In the eye of the beholder

pipe and wire

Some people collect agate marbles or Japanese netsuke. Martha Stewart collects everything!

My goals are more modest. I collect textures. So when I found this abstract image of a pipe and electric wire on an old stucco wall, I was delighted. It wasn’t a Mondrian or a Rothko, but in my book, it was pretty darn close.

It doesn’t take much to make me happy.

My formula for living is quite simple.
I get up in the morning and I go to bed at night.
In between I occupy myself as best I can.
~Cary Grant~

 

 

The hat makes the man…or the woman

hats of the trade

Once upon a time, a millionaire of immense wealth decided to retire from business. He built a huge estate and in one small room off his library he kept his hats of leisure: a boater for the concerts given on the Aeolian pipe organ in his billiards room, a jockey’s hat for riding along his bridle paths, and a pith helmet for building the elaborate network of trails to the top of every mountain (there were six) on his estate.

I live in a less formal time, and I’ve owned a different collection of hats. There was the small blue hat-with-a-veil that I wore to my own wedding. A black velvet mortar board (with a tassel of real gold) that I wore to my doctoral university graduation. A hiking Tilly hat that has seen most of Arizona. A gardening hat made of paper which, I understand, will melt when it rains.

The first two have disappeared into the mists of history. The last two I still have, but I keep a close eye when storm clouds gather overhead!

Every night before I turn out the lights to sleep,
I ask myself this question:
I done everything that I can…
Have I done enough?
~Lyndon B. Johnson~

 

 

Book Review: The Art of French Pastry by Jacquy Pfeiffer

The Art of French Pastry


The Art of French Pastry by Jacquy Pfeiffer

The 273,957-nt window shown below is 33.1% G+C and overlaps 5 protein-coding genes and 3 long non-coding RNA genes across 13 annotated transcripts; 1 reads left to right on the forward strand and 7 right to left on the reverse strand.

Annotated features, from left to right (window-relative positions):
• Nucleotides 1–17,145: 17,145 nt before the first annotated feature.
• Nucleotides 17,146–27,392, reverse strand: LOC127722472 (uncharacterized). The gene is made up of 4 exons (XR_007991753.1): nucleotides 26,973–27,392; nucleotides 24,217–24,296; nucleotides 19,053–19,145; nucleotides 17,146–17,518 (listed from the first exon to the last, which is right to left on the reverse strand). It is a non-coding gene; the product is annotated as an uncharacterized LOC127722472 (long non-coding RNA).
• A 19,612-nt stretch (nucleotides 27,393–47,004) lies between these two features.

My rating: 5 of 5 stars

I love to read cookbooks. The good ones have yummy photographs, I get to “sample” meals that take days to fix, and best of all, there are no calories involved. So when I picked up The Art of French Pastry I was set for a treat–and I wasn’t disappointed.

The author’s father was a baker in Alsace, France, and the young man apprenticed to a professional pastry chef, and then emigrated to America where he established a famous bakery school. The cookbook is part memoir, part a precise methodology of the BEST way to do things. And what things!

Napoleons, macarons, raspberry sachertortes, pate a choux, and of course, chocolate eclairs.

He tells you why to use sea salt (table salt is too salty for pastry), why you should weigh your ingredients rather than use measuring cups (more exact), and why you put your custard in an ice bath before refrigerating (the eggs won’t spoil).

He cautions you to read every recipe twice before starting, and often to allow several days to complete a masterpiece so that the flavors have a chance to meld.

In between recipes he shares tales of ruining a cake he was delivering because he was paying too much attention to a pretty girl instead of the truck that pulled out in front of his bicycle; making 4000 eclairs; and dealing with an alcoholic master chef that never let up.

If you like to cook, or even if you like to dream about cooking, this book is for you!